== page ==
30 26 we take the derivative of (12), ẅ = v ẇ. Then we substitute the expression for v from (11) into the above ẅ equation. The resulting equation d 2 w w (v 1) v (v α) = dw dt2 dt (2.13) depends on v,w, and ẇ. From (12), v = ẇ + w. Thus (13) becomes d 2 w dt 2 = ( ) 3 dw dt 2 w dw dt 3 w ( ) 2 dw dt α dw dt + α ( ) 2 dw dt + ( ) 2 dw dt 3 w2 dw dt dw dt w3 + αw2 + w2 αw w + 2 αwdw dt + (2.14) We have now reduced the two FN equations to one second order differential equation that depends only on w and dw dt. We learned from our exact analysis in Sec. 2.1 that a Hopf bifurcation occurs for α =. Thus, we perturb a value, µ, from this point to understand what happens in the neighborhood of this point. We set α = + µ. For a limit cycle we expect µ<0. We also find the linear terms containing w in (14) and subtract them from both sides. The resulting equation is d 2 w dt +(µ )w + µ ( ) 2 dw ( ) 2 dt dw dt + 3 w2 dw dt dw dt = + ( ) 3 dw dt 2 µw dw dt 3 w ( ) 2 dw dt + 2 w dw dt + µ ( ) 2 dw dt 2 w dw dt w3 + µw2 + w2 w2 (2.15)

31 27 We replace t by a new independent variable z = has a linear undamped frequency of 1. Since dw dt = dw dz µ t so that eq.(14) dz,(15) becomes dt where d 2 w dz 2 + cdw dz + w = a 1w 2 + a 2 w dw dz + a 3( dw dz )2 + b 1 w 3 + b 2 w 2 dw dz + b 3w( dw dz )2 + b 4 ( dw dz )3 + (2.16) c = µ µ +1 (2.17) a 1 = 1 (2.18) a 2 = 2 µ +1 (2.19) a 3 = µ +1 (2.20) b 1 = µ 2 + (2.21) b 2 = 3 µ +1 (2.22) b 3 = 3 µ +1 b 4 = 3 2 (2.23) (2.24) From (Rand and Armbuster p.23), we simplify (16) and find the following expression obtained via Lindstedt s method for the frequency as it depends on α and. Here we have set µ = α + frequency = 10 α α 2 +3α+10 +4α 3 +8α 2 +4α 6(α + 1) (2 α 1) (2.25) At α = there is a Hopf bifurcation and we have µ = 0. We replace z with t by saying t =( α ) 1 2 z =( α+1 ) 1 2 z. Using period = 2π frequency and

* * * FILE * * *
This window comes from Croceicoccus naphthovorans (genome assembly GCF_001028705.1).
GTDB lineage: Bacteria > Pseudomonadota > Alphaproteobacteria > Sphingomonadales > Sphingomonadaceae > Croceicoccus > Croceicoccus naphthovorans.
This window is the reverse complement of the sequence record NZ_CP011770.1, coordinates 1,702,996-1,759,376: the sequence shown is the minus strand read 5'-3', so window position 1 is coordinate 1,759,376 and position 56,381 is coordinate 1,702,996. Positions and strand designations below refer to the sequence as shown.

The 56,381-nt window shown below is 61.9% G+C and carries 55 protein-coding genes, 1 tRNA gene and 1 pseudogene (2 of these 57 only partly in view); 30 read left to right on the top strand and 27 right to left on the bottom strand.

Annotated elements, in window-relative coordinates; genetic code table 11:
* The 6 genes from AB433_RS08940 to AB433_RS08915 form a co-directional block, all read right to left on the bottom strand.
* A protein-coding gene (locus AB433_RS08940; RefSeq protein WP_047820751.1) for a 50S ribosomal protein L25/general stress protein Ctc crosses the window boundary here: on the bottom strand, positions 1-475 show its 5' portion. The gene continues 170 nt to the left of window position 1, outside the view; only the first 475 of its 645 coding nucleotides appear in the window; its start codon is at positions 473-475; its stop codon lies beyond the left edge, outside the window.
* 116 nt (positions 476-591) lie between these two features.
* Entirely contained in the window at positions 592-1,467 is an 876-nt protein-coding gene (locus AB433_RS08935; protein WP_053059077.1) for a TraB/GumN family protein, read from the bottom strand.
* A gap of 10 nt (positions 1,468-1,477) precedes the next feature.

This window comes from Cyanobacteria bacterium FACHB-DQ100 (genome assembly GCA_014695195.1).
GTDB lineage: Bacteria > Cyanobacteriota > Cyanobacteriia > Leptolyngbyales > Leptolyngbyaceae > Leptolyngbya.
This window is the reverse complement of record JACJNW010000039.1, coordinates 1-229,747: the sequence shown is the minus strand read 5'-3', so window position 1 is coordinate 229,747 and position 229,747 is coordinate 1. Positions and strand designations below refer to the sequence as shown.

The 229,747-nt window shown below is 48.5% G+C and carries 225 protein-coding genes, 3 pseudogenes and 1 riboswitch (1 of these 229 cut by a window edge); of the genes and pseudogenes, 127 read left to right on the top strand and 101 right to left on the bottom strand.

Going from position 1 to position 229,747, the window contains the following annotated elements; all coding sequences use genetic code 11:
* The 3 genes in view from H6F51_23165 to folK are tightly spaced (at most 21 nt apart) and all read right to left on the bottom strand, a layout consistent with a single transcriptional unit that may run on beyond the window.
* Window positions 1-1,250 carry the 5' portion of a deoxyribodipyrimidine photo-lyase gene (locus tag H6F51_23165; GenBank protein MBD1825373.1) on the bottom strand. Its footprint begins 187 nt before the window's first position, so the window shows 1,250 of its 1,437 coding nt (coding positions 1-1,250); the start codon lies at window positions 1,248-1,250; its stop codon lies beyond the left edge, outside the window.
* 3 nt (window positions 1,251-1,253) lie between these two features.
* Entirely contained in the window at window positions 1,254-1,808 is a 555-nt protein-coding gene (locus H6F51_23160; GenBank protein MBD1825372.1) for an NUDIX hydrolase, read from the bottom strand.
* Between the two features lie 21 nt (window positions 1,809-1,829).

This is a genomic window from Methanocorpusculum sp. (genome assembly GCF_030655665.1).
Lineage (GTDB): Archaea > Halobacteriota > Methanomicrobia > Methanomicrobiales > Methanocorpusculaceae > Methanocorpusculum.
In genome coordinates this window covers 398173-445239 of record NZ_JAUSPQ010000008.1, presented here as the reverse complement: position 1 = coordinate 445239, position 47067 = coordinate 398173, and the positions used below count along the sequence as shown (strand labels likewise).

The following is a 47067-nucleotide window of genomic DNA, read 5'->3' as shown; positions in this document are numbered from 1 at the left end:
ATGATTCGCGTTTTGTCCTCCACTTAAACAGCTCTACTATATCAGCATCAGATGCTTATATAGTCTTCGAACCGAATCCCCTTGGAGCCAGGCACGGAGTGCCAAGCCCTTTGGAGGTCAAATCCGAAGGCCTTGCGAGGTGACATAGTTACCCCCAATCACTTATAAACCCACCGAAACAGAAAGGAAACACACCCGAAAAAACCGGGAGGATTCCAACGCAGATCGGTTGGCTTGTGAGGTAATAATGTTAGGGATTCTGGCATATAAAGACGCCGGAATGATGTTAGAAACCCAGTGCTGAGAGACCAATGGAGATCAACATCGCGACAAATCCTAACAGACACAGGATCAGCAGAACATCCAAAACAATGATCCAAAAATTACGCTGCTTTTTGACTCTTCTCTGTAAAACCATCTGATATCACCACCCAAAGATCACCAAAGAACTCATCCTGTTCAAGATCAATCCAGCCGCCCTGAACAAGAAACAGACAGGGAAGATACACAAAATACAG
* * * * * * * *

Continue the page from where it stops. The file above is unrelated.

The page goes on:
32 28 substituting t we have the following equation and resulting plot of period vs. α in Fig. 7. period = 2π(6 (α +1)(2α 1) ( α+1 )( 10 α α 2 3 α 10 4 α 3 8 α 2 4 α) (2.26) Figure 2.7: Graph of period vs. α resulting from Lindstedt analysis.( = 0.01) Fast-Slow Analysis In the case α<0we find that there exists a limit cycle (Fig.8). The limit cycle consists of four pieces: A B, B D,D C, and C A. Because is so small the horizontal motions from B D and C A are so fast that we neglect the time it takes to travel between the points. The expression for the period will

33 29 therefore be the sum of the time it takes to get from A B and from D C. To determine these times we first obtain expressions for the location of the points A,B,C,D.AtB and C the slope of the slow manifold is zero which implies that dw dv So, = 0 at those points. B and C lie on the slow manifold, w = v(v α)(v 1). dw = 3v 2 +2αv +2v α =0 (2.27) dv α2 α +1 v C = + α (2.28) 3 α2 α +1 v B = + α (2.29) 3 From Fig. 8 we see that C has the same w value as A, hence from (10) w A = w C = v C (v C α)(v C 1). In order to find v A, we substitute w A into eq. (10): Solving (14) for v A gives w A = v A (v A α)(v A 1). (2.30) Similarly for D we get v A = 2 α 2 α α (2.31) v D = 2 α 2 α α (2.32) We would now like to find the time it takes to get from A B. From (10),(11) w = v(v α)(v 1) (2.33)